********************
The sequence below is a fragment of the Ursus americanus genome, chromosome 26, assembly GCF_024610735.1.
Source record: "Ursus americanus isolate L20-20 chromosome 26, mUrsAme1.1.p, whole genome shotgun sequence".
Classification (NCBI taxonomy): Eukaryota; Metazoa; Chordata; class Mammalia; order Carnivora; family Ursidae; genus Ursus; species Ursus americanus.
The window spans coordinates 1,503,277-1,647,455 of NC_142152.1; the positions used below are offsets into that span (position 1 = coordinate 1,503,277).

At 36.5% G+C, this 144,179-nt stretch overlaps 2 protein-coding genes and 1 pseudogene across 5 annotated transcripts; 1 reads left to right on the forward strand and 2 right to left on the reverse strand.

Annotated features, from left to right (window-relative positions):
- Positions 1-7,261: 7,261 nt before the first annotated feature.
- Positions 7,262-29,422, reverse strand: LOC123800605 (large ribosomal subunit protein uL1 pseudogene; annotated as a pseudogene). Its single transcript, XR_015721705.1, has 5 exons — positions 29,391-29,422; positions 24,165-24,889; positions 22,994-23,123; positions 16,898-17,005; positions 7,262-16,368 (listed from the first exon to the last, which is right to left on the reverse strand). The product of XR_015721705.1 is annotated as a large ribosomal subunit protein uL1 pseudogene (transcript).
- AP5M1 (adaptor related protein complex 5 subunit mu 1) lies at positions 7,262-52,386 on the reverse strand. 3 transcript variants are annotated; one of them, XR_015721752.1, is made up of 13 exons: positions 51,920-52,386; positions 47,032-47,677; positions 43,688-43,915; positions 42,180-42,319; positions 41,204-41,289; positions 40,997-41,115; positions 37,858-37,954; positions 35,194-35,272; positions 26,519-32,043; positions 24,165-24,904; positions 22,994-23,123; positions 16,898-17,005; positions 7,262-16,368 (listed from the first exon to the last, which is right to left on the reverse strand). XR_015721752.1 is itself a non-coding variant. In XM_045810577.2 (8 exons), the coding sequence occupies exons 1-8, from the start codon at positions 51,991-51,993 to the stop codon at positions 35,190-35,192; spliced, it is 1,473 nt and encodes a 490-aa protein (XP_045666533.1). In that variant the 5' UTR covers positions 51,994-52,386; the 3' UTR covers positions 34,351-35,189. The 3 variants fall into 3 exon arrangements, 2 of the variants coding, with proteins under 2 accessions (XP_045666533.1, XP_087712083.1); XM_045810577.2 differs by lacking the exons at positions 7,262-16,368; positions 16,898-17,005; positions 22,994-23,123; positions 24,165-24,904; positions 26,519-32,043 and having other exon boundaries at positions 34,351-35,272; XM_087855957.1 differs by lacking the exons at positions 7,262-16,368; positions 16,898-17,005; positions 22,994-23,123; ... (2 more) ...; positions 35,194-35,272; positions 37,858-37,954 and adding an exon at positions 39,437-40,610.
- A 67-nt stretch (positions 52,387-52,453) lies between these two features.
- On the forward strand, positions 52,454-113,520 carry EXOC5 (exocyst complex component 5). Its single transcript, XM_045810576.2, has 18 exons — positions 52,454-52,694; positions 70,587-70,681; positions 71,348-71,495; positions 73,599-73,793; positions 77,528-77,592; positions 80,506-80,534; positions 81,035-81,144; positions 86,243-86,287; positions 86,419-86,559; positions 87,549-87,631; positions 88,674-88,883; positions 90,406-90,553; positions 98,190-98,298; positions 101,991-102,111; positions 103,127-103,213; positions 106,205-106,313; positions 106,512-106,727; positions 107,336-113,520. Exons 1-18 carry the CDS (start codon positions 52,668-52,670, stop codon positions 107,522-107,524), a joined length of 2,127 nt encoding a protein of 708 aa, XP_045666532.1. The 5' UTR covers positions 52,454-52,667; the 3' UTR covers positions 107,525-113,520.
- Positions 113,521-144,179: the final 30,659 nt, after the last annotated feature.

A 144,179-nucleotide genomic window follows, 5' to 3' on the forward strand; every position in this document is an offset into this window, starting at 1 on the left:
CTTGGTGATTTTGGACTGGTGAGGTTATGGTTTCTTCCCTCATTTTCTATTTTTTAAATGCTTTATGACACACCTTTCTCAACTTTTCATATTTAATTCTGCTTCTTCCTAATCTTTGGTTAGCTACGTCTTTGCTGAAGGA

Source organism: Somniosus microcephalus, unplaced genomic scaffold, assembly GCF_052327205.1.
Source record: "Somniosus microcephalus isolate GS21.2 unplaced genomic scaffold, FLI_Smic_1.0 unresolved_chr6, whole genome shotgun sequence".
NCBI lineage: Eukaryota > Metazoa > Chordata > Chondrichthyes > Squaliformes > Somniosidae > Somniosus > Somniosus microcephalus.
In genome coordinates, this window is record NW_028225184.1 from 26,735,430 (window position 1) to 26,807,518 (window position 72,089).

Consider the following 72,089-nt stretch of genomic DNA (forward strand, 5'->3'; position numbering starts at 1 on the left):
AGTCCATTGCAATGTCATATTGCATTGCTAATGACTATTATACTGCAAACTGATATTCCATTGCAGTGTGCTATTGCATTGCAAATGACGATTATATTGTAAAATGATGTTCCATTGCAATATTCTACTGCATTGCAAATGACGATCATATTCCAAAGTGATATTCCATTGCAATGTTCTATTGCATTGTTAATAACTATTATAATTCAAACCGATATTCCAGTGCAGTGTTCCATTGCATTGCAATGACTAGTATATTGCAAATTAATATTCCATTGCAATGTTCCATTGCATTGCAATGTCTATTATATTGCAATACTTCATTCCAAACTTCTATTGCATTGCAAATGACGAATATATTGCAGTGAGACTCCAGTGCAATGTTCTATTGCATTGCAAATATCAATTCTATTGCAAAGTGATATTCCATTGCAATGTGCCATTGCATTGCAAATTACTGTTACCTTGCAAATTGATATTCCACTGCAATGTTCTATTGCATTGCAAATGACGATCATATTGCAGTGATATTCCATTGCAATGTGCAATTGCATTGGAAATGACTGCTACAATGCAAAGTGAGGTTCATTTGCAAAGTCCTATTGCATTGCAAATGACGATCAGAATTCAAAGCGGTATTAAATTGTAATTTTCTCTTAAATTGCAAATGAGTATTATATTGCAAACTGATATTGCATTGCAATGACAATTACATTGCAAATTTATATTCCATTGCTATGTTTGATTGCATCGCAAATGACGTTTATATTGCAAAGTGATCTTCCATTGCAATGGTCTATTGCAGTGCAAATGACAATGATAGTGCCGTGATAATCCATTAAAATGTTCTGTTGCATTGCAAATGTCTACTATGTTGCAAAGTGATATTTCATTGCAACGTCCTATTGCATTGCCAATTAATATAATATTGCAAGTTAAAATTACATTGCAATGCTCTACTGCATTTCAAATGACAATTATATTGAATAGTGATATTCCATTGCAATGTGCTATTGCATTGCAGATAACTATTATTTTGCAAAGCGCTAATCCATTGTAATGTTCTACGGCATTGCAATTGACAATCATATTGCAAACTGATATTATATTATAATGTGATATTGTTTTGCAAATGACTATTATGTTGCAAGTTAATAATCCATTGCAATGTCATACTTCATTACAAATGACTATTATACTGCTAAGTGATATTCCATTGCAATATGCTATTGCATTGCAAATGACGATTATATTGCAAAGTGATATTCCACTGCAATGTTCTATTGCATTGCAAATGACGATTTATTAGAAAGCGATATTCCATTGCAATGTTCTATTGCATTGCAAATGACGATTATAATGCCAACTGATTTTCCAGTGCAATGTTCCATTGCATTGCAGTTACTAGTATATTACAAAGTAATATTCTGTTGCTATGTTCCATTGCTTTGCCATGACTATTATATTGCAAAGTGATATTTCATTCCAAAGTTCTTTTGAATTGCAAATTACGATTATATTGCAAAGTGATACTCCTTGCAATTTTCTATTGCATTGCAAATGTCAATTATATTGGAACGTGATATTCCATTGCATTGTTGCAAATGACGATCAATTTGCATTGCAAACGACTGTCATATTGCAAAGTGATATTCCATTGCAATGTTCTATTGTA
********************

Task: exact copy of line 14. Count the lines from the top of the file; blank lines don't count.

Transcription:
CTTGGTGATTTTGGACTGGTGAGGTTATGGTTTCTTCCCTCATTTTCTATTTTTTAAATGCTTTATGACACACCTTTCTCAACTTTTCATATTTAATTCTGCTTCTTCCTAATCTTTGGTTAGCTACGTCTTTGCTGAAGGA